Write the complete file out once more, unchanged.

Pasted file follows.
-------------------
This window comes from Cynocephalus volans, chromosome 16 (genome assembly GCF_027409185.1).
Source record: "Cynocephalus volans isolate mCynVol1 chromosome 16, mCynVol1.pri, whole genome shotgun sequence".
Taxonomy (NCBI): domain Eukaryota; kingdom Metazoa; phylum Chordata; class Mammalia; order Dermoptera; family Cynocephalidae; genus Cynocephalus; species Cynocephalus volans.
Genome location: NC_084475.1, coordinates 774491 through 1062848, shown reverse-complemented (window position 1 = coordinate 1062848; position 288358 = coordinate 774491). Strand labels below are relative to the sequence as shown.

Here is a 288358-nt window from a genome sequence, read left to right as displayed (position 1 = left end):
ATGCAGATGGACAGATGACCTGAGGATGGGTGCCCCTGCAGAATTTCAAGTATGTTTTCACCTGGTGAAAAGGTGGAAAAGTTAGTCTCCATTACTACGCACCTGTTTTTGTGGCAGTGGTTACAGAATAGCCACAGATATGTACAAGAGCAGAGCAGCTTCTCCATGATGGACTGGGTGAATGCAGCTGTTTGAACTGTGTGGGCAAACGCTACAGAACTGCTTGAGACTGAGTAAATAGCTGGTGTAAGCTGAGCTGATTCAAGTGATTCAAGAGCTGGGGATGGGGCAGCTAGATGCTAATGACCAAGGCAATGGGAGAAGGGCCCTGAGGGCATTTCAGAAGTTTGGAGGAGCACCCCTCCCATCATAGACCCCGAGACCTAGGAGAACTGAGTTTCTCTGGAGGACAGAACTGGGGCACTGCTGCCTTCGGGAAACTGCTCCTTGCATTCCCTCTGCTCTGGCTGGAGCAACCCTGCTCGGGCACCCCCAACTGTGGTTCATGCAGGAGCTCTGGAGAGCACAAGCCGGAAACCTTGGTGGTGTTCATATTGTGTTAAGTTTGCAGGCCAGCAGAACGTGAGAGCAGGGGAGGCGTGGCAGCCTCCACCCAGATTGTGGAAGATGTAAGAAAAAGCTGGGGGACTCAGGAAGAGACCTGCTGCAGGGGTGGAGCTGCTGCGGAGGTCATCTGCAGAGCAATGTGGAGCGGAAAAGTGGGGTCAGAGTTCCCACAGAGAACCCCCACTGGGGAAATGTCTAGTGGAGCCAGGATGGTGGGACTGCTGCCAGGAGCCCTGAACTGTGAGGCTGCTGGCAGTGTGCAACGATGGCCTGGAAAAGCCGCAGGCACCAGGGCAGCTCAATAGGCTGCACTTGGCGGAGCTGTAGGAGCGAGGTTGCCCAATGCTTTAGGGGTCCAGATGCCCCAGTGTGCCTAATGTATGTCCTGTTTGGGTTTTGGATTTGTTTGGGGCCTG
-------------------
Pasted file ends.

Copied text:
This window comes from Cynocephalus volans, chromosome 16 (genome assembly GCF_027409185.1).
Source record: "Cynocephalus volans isolate mCynVol1 chromosome 16, mCynVol1.pri, whole genome shotgun sequence".
Taxonomy (NCBI): domain Eukaryota; kingdom Metazoa; phylum Chordata; class Mammalia; order Dermoptera; family Cynocephalidae; genus Cynocephalus; species Cynocephalus volans.
Genome location: NC_084475.1, coordinates 774491 through 1062848, shown reverse-complemented (window position 1 = coordinate 1062848; position 288358 = coordinate 774491). Strand labels below are relative to the sequence as shown.

Here is a 288358-nt window from a genome sequence, read left to right as displayed (position 1 = left end):
ATGCAGATGGACAGATGACCTGAGGATGGGTGCCCCTGCAGAATTTCAAGTATGTTTTCACCTGGTGAAAAGGTGGAAAAGTTAGTCTCCATTACTACGCACCTGTTTTTGTGGCAGTGGTTACAGAATAGCCACAGATATGTACAAGAGCAGAGCAGCTTCTCCATGATGGACTGGGTGAATGCAGCTGTTTGAACTGTGTGGGCAAACGCTACAGAACTGCTTGAGACTGAGTAAATAGCTGGTGTAAGCTGAGCTGATTCAAGTGATTCAAGAGCTGGGGATGGGGCAGCTAGATGCTAATGACCAAGGCAATGGGAGAAGGGCCCTGAGGGCATTTCAGAAGTTTGGAGGAGCACCCCTCCCATCATAGACCCCGAGACCTAGGAGAACTGAGTTTCTCTGGAGGACAGAACTGGGGCACTGCTGCCTTCGGGAAACTGCTCCTTGCATTCCCTCTGCTCTGGCTGGAGCAACCCTGCTCGGGCACCCCCAACTGTGGTTCATGCAGGAGCTCTGGAGAGCACAAGCCGGAAACCTTGGTGGTGTTCATATTGTGTTAAGTTTGCAGGCCAGCAGAACGTGAGAGCAGGGGAGGCGTGGCAGCCTCCACCCAGATTGTGGAAGATGTAAGAAAAAGCTGGGGGACTCAGGAAGAGACCTGCTGCAGGGGTGGAGCTGCTGCGGAGGTCATCTGCAGAGCAATGTGGAGCGGAAAAGTGGGGTCAGAGTTCCCACAGAGAACCCCCACTGGGGAAATGTCTAGTGGAGCCAGGATGGTGGGACTGCTGCCAGGAGCCCTGAACTGTGAGGCTGCTGGCAGTGTGCAACGATGGCCTGGAAAAGCCGCAGGCACCAGGGCAGCTCAATAGGCTGCACTTGGCGGAGCTGTAGGAGCGAGGTTGCCCAATGCTTTAGGGGTCCAGATGCCCCAGTGTGCCTAATGTATGTCCTGTTTGGGTTTTGGATTTGTTTGGGGCCTG